on extreme egg consumption

08Aug08

We go through a lot of eggs around here. Every so often, when I’m going through the grocery checkout with my ‘buy one get one free’ set of 18-packs of eggs, I feel a little awkward. The cashier probably assumes I’m feeding a big family, but I know that it’s just the two of us. We just like eggs, is all! Don’t judge me!

Part of the reason we go through so many eggs is that when I make egg salad, I make enough for at least four people with big appetites. Don and I are both huge fans of egg salad, so we’ll make dinner out of it and then both take some for lunch the next day. It works out nicely, but it uses a LOT of eggs. We’re also fond of Sunday brunches, and so are our friends, who often come over for french toast, eggs, bacon — the works. Eggs, eggs, eggs. In any case, we had an egg salad night this week; I’d just been to Costco and reluctantly picked up a double stack of 18-packs there, because we were out of eggs and I wasn’t going to the regular grocery store for a while. All I can say is, stick to the grocery store eggs (or your organic farmers’ market eggs, you hippies), because Costco vacuum seals their egg cartons together and you can’t look inside to see if they’re cracked or not. I think I threw out seven or eight cracked eggs, at least — which is a huge waste of money, no matter how cheap I got them for (and for what it’s worth, it wasn’t any cheaper than the grocery’s buy-one-get-one deal, which they have almost all the time). There were still plenty available for egg salad, though. Phew!

Egg Salad

This is another recipe where you can add things you like. Don likes it with celery, and I’ve heard of other people who like to add capers or other salty bits (check out the comments section on Heidi’s egg salad post for lots of interesting suggestions). I personally like it plain — and my favorite thing to do with it is to make a sandwich out of it with nothing but sliced pickles to accessorize.

20 eggs
1/2 cup mayonnaise
1.5 tablespoons dijon mustard
1/8 cup fresh chives, chopped finely*
1 tablespoon dried dill
salt and pepper

The most effective way to hard boil eggs is to stick them in a pot in cold water, then pop the pot on the stove and bring it to a hard boil (really bouncy bubbles). Once it’s boiling, cover the pot and take it off the heat. Let the covered pot sit for at least ten minutes (I confess that when I made this egg salad I got distracted watching the Barefoot Contessa and my pot of hot water and eggs sat for at least half an hour — makes no difference). This technique always, always results in perfect hard boiled eggs — never overcooked, never gray, perfect yellow yolks every time. Try it, you’ll love it.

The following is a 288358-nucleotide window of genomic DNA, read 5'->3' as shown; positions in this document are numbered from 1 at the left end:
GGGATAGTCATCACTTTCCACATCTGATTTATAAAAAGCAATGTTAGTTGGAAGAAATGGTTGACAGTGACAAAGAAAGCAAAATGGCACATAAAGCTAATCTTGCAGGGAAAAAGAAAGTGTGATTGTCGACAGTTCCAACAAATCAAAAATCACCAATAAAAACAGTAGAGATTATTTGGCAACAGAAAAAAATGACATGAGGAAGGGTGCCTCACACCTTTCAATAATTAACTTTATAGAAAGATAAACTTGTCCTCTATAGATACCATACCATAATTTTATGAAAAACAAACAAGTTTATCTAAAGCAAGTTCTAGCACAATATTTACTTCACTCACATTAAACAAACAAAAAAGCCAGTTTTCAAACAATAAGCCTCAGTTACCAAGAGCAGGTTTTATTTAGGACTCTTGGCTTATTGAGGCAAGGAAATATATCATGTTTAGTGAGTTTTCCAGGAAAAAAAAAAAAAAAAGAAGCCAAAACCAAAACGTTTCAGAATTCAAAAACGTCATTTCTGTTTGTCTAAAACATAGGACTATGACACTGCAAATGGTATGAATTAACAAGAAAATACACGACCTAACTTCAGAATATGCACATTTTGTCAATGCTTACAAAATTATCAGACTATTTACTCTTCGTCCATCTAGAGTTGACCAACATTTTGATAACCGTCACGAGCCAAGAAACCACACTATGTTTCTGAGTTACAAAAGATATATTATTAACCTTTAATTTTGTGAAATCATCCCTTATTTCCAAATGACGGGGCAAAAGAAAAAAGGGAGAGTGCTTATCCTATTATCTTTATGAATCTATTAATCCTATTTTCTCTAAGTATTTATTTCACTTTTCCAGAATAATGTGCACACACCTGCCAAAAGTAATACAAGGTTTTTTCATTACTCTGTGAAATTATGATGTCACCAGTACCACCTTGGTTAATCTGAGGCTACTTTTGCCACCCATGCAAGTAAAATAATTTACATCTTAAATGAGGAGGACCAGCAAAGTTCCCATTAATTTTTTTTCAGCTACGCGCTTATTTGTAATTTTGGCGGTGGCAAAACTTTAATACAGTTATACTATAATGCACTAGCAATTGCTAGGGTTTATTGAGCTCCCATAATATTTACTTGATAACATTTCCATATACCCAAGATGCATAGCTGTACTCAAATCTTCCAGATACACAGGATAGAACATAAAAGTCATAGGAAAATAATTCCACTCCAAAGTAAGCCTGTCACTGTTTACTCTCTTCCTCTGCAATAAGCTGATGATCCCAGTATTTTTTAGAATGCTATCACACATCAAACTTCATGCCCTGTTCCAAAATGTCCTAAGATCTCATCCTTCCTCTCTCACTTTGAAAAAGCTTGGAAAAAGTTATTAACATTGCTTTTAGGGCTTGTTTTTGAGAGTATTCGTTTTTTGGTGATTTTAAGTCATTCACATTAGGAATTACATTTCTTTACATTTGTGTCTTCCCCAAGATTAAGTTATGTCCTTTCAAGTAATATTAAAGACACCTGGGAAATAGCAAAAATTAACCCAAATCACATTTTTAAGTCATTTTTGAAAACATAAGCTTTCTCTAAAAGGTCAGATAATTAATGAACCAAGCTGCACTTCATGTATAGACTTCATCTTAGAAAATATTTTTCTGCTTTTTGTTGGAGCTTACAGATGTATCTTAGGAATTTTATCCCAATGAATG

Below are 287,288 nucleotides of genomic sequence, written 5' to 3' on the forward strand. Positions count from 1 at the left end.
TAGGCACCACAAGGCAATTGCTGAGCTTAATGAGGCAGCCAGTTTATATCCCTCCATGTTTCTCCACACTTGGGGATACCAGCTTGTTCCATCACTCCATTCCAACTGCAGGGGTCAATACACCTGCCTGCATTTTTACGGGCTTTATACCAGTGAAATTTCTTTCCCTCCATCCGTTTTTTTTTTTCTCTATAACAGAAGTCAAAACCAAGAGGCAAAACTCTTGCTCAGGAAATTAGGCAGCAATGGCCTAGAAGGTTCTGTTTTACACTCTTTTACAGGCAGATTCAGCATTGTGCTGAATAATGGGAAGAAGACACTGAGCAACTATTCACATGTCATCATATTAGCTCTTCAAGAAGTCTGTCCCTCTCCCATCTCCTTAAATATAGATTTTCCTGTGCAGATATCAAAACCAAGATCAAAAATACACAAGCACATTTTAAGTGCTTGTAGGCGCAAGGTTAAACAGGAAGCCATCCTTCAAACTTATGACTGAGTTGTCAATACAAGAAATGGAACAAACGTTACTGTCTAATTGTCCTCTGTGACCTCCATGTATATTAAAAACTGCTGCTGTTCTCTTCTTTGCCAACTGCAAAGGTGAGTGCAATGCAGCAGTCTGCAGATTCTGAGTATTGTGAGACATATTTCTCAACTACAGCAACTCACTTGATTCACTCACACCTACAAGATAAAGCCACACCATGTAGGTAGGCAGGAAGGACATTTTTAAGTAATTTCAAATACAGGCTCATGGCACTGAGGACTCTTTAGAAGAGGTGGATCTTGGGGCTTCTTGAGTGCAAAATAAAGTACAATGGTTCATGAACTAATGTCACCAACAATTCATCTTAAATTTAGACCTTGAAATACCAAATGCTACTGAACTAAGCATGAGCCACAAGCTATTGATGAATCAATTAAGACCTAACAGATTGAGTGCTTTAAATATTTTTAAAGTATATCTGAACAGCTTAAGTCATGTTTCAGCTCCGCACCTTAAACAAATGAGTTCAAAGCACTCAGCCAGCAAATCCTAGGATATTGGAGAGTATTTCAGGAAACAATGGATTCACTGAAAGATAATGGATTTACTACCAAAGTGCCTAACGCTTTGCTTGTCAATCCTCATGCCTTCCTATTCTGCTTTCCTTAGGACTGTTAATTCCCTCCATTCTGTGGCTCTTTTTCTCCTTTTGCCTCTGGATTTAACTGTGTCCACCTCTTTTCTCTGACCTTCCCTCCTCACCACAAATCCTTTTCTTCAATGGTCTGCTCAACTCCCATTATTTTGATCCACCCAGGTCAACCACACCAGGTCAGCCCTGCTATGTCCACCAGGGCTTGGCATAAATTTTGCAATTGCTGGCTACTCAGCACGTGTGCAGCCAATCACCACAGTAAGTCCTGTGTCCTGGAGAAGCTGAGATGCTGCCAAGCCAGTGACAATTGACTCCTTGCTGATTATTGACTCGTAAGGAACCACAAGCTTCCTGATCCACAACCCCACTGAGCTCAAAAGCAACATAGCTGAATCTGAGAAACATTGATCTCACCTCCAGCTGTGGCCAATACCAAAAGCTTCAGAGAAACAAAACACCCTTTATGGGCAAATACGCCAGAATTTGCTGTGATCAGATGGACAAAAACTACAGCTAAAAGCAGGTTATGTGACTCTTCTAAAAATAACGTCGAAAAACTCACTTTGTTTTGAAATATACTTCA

Run cold water over the eggs for about five minutes to cool them down and stop the cooking process. Then peel and chop the eggs (I use an egg slicer, which makes weird little rectangular chunks of egg but saves me a good twenty minutes and a lot of cussing). Add all other ingredients and mix gently to combine. Chill for at least half an hour to cool everything down before serving.

*If you don’t have chives, just use about the same amount of minced onion. I just happened to have chives growing like crazy in my herb garden.

On photography: All three of the shots in these posts have something different going for them, and they’ve all got different flaws, too. I love the warm, sunlit feel of the first one — that’s the light-feel I’d love to have in all my shots. There’s a window above my kitchen counter, and I took that with the cutting board placed right under it (which is where I do my chopping anyway). The sun was streaming in, and it must have been just the right time of day. When I went to post-process it, the auto-adjuster wanted to take the light back down to around where the second photo is. It might have been more accurate, but I declined. I like it the way it is. But honestly I’m not in love with the composition of that one. And that, I think, is where the second photo shines. I absolutely love the composition of the second photo; there are twenty peeled hard-boiled eggs on that plate! But I don’t love the lighting on that one like I do the first — it was taken about a foot to the left, and it made a huge difference.

The last photo is, of course, the finished egg salad. I’m not really in love with this shot at all. But I really wanted a ‘final product’ shot, and this was definitely the best of the lot. I hate the lighting, although the macro came out decently. I just feel like the light makes it feel grainy and old, like something scanned out of a book from the eighties or something. Oh well.

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One Response to “on extreme egg consumption”

  1. Jamaila… shooting food is soooo hard! If you don’t do it right, it all looks like the dog’s dinner!

    Glad you finally made it to the Waverly Market. Those dahlias are spectacular!!


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